My New Camera - Day 12
How Mr. Telephoto
with the why-dangle world
I'm a telephoto guy who usually thinks telephoto thoughts. I like centering in one one subject and separating that from everything else by focusing on it, so everything else blurs. I like figuring out what's going on halfway or further across the lake. I like getting up close and personal with stuff happening at distance.
I like visually compressing objects, which is something telephoto lenses do.
But I also like big sky photographs, and getting all of something in one wide photograph. Like the legendary Boat House above. I had to crop out a lot of water in this photograph. Wide-angle shots are enlivened by something — anything sometimes — going on in the foreground. Just plain old wide-angle shots are usually not that interesting.
This shot is not that interesting.
But I'm so very pleased I could get the whole of that great, long structure where old men of color used to hang out morning, day, evening and into the night. Fishing. White guys, too. Colorful characters all.
I believe it was a racist act locking up the doors of the always-before open to the public, if somewhat dangerous, too, boat house and only letting rowers in. But it is a boat house, even though it has not been used as such since I've been visiting it, in the last 25 or more years.
I'm still not sure what this heap of woodness is all about; who put it there; why they put it there; or why it's still there. But there it is. I had to wade through high grass (and later pick seedling nits off my shirt and pants for twenty minutes) to get back there close enough to shoot this.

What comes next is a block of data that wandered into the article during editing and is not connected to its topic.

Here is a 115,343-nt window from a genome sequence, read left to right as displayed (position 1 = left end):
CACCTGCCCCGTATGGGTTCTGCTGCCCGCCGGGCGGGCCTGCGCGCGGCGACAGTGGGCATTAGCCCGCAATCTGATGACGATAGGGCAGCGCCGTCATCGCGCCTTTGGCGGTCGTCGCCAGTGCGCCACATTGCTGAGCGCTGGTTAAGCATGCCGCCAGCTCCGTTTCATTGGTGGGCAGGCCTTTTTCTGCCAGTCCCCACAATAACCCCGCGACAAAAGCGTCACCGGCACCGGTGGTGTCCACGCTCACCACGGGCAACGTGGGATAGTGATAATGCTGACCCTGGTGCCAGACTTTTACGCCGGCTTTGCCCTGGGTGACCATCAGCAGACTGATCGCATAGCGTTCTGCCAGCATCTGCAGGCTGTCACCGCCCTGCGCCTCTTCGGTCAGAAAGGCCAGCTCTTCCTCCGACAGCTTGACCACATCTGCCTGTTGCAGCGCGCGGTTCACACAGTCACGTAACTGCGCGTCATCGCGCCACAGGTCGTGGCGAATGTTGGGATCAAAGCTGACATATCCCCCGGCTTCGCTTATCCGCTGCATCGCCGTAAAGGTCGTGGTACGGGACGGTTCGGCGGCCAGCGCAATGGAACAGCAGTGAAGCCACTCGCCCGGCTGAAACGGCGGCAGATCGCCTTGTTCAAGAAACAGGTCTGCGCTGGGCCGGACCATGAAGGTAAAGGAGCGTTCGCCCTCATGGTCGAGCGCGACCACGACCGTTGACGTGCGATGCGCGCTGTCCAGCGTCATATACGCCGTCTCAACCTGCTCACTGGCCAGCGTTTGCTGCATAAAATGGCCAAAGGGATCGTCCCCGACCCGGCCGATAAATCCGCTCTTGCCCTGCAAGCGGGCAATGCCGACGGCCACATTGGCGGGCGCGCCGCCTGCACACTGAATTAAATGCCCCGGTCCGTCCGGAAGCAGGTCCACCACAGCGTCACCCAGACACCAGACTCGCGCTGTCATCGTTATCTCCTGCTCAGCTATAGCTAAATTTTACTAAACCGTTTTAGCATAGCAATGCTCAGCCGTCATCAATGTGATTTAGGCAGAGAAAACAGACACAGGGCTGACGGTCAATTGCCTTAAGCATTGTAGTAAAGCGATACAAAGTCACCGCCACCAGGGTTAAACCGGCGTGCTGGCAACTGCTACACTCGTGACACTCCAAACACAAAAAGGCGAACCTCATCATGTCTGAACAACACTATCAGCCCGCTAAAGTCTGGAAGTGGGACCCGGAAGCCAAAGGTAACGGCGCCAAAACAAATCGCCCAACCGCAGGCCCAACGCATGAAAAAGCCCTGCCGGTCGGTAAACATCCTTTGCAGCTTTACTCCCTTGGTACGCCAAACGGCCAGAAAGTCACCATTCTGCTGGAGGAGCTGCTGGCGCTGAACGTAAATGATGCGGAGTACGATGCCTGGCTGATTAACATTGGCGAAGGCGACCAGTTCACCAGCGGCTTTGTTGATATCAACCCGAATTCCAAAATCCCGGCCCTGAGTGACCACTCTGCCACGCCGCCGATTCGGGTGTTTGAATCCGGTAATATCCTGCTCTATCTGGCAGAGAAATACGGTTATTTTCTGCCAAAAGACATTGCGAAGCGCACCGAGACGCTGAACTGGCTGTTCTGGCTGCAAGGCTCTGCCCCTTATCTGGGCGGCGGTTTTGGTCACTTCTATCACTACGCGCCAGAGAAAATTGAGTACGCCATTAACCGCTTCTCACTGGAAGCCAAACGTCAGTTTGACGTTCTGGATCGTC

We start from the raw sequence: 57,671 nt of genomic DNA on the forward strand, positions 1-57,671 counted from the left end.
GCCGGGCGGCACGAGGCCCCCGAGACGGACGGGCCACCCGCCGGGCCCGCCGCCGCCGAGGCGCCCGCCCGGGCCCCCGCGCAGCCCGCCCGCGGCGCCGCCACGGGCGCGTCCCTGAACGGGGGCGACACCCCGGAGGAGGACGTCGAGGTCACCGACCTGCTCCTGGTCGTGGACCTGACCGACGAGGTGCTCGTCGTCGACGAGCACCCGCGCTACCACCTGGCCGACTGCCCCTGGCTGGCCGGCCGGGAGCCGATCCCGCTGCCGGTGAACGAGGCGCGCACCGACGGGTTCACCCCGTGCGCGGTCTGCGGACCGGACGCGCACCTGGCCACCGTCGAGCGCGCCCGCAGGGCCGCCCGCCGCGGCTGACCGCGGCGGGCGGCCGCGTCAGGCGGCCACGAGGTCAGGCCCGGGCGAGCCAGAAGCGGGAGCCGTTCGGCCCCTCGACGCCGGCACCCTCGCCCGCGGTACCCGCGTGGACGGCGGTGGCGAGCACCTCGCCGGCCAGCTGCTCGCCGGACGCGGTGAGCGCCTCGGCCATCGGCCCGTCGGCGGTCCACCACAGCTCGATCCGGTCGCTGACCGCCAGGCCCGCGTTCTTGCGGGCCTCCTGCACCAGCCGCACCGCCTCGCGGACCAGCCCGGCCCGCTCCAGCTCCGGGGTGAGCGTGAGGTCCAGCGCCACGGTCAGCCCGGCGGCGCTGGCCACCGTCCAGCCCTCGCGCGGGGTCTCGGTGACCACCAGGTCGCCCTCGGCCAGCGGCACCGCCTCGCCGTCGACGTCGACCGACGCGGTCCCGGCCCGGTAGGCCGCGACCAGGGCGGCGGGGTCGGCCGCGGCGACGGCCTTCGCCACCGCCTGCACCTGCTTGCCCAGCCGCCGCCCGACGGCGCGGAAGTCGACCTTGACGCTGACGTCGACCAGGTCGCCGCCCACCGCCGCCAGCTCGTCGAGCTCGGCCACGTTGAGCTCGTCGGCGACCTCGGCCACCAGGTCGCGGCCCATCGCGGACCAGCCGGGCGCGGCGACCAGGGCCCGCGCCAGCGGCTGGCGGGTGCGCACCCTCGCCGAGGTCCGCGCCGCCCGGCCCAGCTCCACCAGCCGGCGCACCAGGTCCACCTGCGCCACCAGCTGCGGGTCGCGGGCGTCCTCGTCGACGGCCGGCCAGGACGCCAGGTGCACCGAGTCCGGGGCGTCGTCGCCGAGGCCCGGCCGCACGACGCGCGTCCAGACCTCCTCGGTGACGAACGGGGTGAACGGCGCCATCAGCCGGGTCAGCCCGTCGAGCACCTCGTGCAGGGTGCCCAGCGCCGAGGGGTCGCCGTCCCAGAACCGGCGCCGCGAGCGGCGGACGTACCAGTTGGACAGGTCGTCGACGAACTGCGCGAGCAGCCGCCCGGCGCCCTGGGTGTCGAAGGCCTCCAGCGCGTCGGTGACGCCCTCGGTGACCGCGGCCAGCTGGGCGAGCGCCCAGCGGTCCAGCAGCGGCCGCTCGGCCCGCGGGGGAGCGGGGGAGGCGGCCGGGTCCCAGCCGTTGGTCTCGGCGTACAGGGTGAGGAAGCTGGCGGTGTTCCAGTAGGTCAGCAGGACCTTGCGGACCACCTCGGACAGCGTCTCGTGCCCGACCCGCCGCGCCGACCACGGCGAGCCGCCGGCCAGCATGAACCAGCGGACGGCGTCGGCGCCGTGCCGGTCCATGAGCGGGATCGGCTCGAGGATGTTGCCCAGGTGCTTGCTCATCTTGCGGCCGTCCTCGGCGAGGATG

My neighbor across the street, one neighbor across the street ago, got an official notice from some conservatory group for having a woodpile in her back yard. I've had one in mine, too, ever since I learned it's a nice place for varmints to hang out in. Not sure if that's what this one is all about, but can you imagine the size of the varmints that might live in there? This sucker is ten or twelve feet high.
Scary to think about.
Remember what I said about objects of interest in the foreground of a wide-angle photograph livening up the shot? This does that, even if it obscures the objects — a great tall light pole and the boat house — behind it. Throws in a bit of nature, all craggy and angular. I'm pleased with this.
So there I am shooting with my really funnest lens, the 20mm f/4 — formerly a not-quite-fisheye but otherwise pretty super wide-angle lens, supposedly the 35mm equivalency of a 28mm lens on the new camera — a lens I never liked back then but dig big-time now. And along come two geese really making a lot of racket.
Maybe because they're not from around here. They've got the body structure and coloration patterns of a Barnacle/Canada Goose hybrid, but the face structure of a big white goose I photographed in the freezing cold of winter maybe four years ago, only these guys' big knobby noses are black.
If I'd had a zoom that zoomed from wide to medium or tele, I would have zoomed in on them, because I knew they weren't from around here and I wanted a detailed picture of them. But since I'm playing the D200, don't-wanna-take-no-lens-off-outside-cause-I'm-affraid-I'll-get-a-speck-of-dust-on-my-image-sensor game, I just point down to them, maybe 7 feet away and click at them through the why dangle and hope for the best.
Fine for these purposes, but not nearly tele enough for if something really interesting happened.
Dying is an important part of life on and around the lake. If I'd brought my 55mm (now short telephoto) lens, it would have rendered this squirrel wonderfully. Again, I shot down, then fuzzed out the non animal background with Photoshop and hoped for the best. And this is good enough for that.